| Postcards from the Needle
Left car, 1.6 miles from trailhead: 5:05 AM
Summit Time: 9:00-9:30
Back to Car: 1:30 PM
With the exception of the 4x4 road in, my friend Laura and I had a fantastic day on the Needle. The drive in was awful. Last year I had driven my CRV to the top without bottoming out, surprised how easy it was. This year I went way too far, finally stalled out on a steep section, had to back down in the darkness of midnight, and scared the crap out of both of us. The road is way worse than it was a year ago.
Anyway, the hike was one of those "by the book" days, when everything seems to go according to script, and what an amazing mountain. Last year Laura and I attempted the traverse, summited the Peak, but had to turn back under the Black Gendarme when the couloir was filled with ice. This year we were going to summit the Needle, and consider down climbing to the point we turned back to complete the traverse.
First view of the day:
Early on, a layer of clouds came up the basin, and the rising sun tried to look in just under the clouds, but it created a look more like the basin was on fire:
The clouds turned into a thick fog, and for a while we were unable to see the Needle at all. Laura on Broken Hand Pass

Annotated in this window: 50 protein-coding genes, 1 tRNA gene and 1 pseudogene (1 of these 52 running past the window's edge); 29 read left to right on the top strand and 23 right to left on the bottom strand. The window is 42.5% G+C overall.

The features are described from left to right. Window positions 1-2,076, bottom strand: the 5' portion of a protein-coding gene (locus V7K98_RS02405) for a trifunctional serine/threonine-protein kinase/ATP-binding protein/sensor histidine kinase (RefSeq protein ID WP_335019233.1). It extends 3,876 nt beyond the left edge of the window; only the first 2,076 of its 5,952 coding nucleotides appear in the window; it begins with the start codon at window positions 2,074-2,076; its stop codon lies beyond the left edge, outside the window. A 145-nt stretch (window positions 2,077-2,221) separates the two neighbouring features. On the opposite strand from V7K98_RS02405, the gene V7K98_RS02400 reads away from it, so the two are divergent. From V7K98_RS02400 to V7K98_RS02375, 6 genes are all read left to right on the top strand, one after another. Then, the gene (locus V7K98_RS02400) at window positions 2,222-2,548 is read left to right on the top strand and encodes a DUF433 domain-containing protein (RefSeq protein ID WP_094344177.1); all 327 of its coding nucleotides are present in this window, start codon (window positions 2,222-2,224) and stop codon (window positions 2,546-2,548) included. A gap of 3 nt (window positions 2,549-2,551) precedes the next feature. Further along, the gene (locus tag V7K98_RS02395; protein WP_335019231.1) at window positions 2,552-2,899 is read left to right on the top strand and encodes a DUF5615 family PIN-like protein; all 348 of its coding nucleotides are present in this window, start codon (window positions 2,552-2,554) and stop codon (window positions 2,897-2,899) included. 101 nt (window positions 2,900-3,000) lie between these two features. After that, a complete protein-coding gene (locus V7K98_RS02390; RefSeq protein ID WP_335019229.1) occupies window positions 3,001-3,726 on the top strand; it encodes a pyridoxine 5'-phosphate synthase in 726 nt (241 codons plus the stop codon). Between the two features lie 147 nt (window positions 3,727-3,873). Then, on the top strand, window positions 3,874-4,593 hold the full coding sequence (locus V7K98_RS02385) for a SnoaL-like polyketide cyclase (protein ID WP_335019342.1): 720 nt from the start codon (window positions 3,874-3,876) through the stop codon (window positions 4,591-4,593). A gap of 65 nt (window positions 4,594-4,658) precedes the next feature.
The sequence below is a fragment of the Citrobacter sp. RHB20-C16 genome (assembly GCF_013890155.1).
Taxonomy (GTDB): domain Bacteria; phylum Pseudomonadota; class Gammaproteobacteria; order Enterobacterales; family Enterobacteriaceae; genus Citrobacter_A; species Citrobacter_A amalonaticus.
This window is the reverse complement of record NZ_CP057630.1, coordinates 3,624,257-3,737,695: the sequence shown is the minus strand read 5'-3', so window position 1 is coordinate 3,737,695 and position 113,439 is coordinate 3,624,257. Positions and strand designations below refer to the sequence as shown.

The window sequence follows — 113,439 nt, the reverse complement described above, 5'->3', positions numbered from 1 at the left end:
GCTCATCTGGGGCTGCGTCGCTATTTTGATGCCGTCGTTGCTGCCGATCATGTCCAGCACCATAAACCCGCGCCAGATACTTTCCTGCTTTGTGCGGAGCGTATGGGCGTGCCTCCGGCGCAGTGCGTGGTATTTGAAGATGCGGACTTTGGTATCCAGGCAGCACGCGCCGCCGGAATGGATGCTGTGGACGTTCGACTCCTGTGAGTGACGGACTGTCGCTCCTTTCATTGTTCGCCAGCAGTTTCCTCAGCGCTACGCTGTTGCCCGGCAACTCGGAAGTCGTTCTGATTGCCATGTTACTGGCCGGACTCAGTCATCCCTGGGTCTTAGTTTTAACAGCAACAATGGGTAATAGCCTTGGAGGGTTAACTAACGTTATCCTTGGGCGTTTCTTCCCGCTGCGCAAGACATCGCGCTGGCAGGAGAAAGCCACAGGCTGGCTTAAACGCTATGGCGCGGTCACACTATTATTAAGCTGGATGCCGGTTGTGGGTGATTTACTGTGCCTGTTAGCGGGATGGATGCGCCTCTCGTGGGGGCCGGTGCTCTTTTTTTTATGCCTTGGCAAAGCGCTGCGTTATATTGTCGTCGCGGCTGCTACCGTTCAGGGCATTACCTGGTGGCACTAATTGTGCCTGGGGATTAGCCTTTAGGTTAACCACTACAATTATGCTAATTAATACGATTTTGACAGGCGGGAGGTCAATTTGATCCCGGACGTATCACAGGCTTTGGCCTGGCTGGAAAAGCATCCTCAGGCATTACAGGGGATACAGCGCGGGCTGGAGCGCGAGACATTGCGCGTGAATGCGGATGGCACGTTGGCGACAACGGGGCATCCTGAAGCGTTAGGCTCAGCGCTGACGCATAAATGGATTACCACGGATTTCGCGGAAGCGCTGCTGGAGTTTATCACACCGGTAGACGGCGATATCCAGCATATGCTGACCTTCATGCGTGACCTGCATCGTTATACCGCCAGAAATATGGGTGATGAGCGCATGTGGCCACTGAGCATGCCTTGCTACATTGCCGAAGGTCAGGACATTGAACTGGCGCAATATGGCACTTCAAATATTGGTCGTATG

and the familiar shape of the Needle behind the fog:
and looking down the basin at the layers of clouds
Between Broken Hand Pass and the base of the Needle there was a cool rock formation that framed the Needle itself:
Both gullies are in good shape, with only a couple snow spots in the East side. There are always foot holds and hand holds, and only limited scree. I'm not a rock climber, and this is the kind of scrambling I really love. Climbing shots:
Laura in the East Gully:
Near the top of the West Gully:
On the walkway to the summit:
and on the summit:
We looked down the class 4 section of the traverse, and agreed that we would love to upclimb it, but weren't feeling it to downclimb without a rope.
We expected the downclimb passing from gully to gully to be a test, but it really went pretty smooth. Action shots:
Toward the bottom of Broken Hand Pass, we saw a couple of what I think were Big Horn Sheep- they did not look like the many mountain goats we've seen on the mountains. The first two ran past and stood just above us, maybe 10 yards away:
Then when we got to the main trail at South Colony Lake, there were two hanging out on the big rock:
They were quickly joined by several friends. We were so close, and I was a little nervous they would go all Big Horned Sheep Gangsta on us, because they were visibly nervous around us, but they just took off.
The columbines were all over the place, and even though I'm not really a big flower person, sometimes you still have to stop and take notice.
This completes the Crestone group for me, but there is no doubt I will return here many times. The views are incredible, the climbing is perfect for me, and I still need to complete that traverse!
Thumbnails for uploaded photos (click to open slideshow):